In 2020, Thelma Rose Annan moved into her Manhattan apartment paying $1,882 a month in rent. In 2021, it was $2,400 per month. This year, it went up another $1,100, bringing his monthly rent to a whopping $3,500.
“This jump increase is too much and I simply cannot afford it,” says Annan.
Rising prices led her to leave the city. “I’ll put my stuff in storage and go to Europe and work remotely there,” he says. “And we expect housing to calm down in New York.”
Along with rising rental prices, New York renters face another challenge: the requirement to earn 40 times their rent when applying for an apartment. With the average asking rent in Manhattan around $4,000, the minimum income to get an average apartment is $160,000.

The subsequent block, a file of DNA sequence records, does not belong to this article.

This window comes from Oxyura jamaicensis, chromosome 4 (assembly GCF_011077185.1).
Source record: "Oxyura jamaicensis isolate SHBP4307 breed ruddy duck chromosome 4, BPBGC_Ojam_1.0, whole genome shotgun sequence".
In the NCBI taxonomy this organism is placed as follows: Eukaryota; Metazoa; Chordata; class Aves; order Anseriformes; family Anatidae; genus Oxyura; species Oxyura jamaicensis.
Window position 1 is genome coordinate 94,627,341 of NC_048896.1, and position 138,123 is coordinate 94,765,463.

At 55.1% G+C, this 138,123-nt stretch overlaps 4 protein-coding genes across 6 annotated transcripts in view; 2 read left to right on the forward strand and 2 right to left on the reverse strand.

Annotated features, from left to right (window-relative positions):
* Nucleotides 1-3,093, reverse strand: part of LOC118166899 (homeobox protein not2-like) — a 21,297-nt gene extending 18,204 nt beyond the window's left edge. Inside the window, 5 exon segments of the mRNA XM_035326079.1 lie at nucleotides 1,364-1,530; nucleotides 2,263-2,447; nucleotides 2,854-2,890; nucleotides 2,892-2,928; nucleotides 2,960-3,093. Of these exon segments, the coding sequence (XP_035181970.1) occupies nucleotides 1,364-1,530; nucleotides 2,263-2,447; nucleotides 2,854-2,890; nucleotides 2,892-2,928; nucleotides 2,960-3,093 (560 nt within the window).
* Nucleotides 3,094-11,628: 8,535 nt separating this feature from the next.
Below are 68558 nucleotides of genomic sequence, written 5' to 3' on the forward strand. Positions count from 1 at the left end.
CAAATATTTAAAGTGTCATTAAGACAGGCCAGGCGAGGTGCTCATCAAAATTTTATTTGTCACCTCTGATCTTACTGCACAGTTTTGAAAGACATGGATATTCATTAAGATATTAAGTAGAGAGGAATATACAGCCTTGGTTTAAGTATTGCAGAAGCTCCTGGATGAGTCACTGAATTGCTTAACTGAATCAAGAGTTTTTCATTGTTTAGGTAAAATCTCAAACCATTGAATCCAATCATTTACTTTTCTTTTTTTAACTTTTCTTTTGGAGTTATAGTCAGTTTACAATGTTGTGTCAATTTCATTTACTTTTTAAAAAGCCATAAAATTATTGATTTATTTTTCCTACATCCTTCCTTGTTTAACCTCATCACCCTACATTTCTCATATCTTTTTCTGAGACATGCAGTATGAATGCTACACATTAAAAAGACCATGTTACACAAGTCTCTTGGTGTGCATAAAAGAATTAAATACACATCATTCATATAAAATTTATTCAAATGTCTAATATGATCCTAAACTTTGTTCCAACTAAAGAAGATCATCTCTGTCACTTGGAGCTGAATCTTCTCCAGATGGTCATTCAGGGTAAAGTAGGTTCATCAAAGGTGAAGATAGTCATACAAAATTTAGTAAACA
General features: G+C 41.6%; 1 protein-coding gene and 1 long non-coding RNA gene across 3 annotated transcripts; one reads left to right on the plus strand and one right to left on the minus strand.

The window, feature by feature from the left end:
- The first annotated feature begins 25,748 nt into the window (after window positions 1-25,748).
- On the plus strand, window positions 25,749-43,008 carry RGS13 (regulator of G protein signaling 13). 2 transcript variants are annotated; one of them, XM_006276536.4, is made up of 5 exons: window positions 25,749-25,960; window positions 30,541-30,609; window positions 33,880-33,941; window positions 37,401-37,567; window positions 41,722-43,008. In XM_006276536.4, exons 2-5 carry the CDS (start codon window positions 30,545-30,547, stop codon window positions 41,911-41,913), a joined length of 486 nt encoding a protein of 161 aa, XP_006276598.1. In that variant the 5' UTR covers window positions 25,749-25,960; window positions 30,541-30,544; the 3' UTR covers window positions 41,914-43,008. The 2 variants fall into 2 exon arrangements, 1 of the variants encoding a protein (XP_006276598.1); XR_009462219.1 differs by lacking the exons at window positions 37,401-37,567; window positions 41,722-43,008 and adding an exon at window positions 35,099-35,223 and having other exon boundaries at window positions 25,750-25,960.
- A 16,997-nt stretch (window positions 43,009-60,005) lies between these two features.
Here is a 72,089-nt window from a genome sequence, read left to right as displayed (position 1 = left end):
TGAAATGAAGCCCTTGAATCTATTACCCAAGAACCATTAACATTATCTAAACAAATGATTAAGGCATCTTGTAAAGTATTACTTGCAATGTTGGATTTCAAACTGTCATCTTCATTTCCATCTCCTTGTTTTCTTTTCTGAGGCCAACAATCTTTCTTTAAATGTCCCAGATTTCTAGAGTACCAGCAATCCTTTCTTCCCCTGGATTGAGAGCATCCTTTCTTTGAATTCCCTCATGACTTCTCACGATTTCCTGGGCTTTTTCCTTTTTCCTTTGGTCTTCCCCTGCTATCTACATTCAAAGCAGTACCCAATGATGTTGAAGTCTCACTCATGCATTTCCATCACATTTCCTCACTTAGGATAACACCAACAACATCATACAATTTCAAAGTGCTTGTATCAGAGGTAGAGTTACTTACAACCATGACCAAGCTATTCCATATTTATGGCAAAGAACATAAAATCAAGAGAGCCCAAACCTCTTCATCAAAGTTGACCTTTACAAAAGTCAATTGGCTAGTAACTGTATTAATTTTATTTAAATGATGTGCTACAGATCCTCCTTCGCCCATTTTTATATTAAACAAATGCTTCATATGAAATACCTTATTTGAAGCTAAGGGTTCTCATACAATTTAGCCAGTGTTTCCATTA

If an applicant does not meet this requirement, they must find a guarantor who makes at least 80 times the rent to cosign their lease.
“When I first moved into this apartment, it was $1,882 a month and I was making $65,000,” Annan says. “I had the privilege of paying that rent requirement. But since it wasn’t 40 times, I needed a guarantee.”
She says it was an embarrassing thing to deal with as a 29-year-old with a master’s degree. “I proved that I can do it on my own. But there’s an obstacle here that doesn’t make sense and seems very classist to push certain people,” he says.
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